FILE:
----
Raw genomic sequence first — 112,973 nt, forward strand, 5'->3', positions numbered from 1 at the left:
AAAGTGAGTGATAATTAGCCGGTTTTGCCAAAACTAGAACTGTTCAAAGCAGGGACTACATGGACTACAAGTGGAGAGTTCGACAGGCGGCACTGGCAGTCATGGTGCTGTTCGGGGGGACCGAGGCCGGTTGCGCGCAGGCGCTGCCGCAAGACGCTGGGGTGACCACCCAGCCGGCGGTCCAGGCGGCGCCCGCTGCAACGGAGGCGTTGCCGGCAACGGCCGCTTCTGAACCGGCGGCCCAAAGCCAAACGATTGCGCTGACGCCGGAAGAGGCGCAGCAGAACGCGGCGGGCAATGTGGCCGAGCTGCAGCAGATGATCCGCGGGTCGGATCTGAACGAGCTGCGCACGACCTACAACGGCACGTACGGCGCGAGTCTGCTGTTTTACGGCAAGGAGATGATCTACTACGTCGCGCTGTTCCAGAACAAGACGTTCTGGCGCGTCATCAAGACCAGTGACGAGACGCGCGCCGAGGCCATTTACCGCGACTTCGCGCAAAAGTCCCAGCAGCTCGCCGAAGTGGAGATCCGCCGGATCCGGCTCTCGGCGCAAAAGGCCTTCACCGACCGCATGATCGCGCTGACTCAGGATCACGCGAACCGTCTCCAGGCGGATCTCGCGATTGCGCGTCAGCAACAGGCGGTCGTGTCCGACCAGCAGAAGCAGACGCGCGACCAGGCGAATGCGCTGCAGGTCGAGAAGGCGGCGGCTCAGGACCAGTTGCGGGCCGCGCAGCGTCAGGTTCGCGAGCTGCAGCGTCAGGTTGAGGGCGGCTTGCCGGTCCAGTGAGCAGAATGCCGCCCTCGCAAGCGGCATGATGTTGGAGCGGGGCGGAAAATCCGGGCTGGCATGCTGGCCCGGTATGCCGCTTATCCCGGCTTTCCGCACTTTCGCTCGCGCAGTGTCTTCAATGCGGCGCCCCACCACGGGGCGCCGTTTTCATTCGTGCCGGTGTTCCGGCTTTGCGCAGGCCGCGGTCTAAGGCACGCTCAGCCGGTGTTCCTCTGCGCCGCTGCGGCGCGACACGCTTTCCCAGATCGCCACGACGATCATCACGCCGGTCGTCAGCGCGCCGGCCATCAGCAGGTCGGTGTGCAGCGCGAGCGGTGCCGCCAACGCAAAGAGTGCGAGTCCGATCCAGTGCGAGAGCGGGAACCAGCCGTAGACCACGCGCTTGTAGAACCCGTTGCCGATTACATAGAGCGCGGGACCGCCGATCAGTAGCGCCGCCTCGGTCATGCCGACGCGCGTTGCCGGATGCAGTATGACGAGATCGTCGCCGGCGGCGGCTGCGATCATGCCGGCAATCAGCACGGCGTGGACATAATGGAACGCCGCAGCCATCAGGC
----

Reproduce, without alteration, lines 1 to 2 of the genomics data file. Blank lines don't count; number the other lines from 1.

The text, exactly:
Raw genomic sequence first — 112,973 nt, forward strand, 5'->3', positions numbered from 1 at the left:
AAAGTGAGTGATAATTAGCCGGTTTTGCCAAAACTAGAACTGTTCAAAGCAGGGACTACATGGACTACAAGTGGAGAGTTCGACAGGCGGCACTGGCAGTCATGGTGCTGTTCGGGGGGACCGAGGCCGGTTGCGCGCAGGCGCTGCCGCAAGACGCTGGGGTGACCACCCAGCCGGCGGTCCAGGCGGCGCCCGCTGCAACGGAGGCGTTGCCGGCAACGGCCGCTTCTGAACCGGCGGCCCAAAGCCAAACGATTGCGCTGACGCCGGAAGAGGCGCAGCAGAACGCGGCGGGCAATGTGGCCGAGCTGCAGCAGATGATCCGCGGGTCGGATCTGAACGAGCTGCGCACGACCTACAACGGCACGTACGGCGCGAGTCTGCTGTTTTACGGCAAGGAGATGATCTACTACGTCGCGCTGTTCCAGAACAAGACGTTCTGGCGCGTCATCAAGACCAGTGACGAGACGCGCGCCGAGGCCATTTACCGCGACTTCGCGCAAAAGTCCCAGCAGCTCGCCGAAGTGGAGATCCGCCGGATCCGGCTCTCGGCGCAAAAGGCCTTCACCGACCGCATGATCGCGCTGACTCAGGATCACGCGAACCGTCTCCAGGCGGATCTCGCGATTGCGCGTCAGCAACAGGCGGTCGTGTCCGACCAGCAGAAGCAGACGCGCGACCAGGCGAATGCGCTGCAGGTCGAGAAGGCGGCGGCTCAGGACCAGTTGCGGGCCGCGCAGCGTCAGGTTCGCGAGCTGCAGCGTCAGGTTGAGGGCGGCTTGCCGGTCCAGTGAGCAGAATGCCGCCCTCGCAAGCGGCATGATGTTGGAGCGGGGCGGAAAATCCGGGCTGGCATGCTGGCCCGGTATGCCGCTTATCCCGGCTTTCCGCACTTTCGCTCGCGCAGTGTCTTCAATGCGGCGCCCCACCACGGGGCGCCGTTTTCATTCGTGCCGGTGTTCCGGCTTTGCGCAGGCCGCGGTCTAAGGCACGCTCAGCCGGTGTTCCTCTGCGCCGCTGCGGCGCGACACGCTTTCCCAGATCGCCACGACGATCATCACGCCGGTCGTCAGCGCGCCGGCCATCAGCAGGTCGGTGTGCAGCGCGAGCGGTGCCGCCAACGCAAAGAGTGCGAGTCCGATCCAGTGCGAGAGCGGGAACCAGCCGTAGACCACGCGCTTGTAGAACCCGTTGCCGATTACATAGAGCGCGGGACCGCCGATCAGTAGCGCCGCCTCGGTCATGCCGACGCGCGTTGCCGGATGCAGTATGACGAGATCGTCGCCGGCGGCGGCTGCGATCATGCCGGCAATCAGCACGGCGTGGACATAATGGAACGCCGCAGCCATCAGGC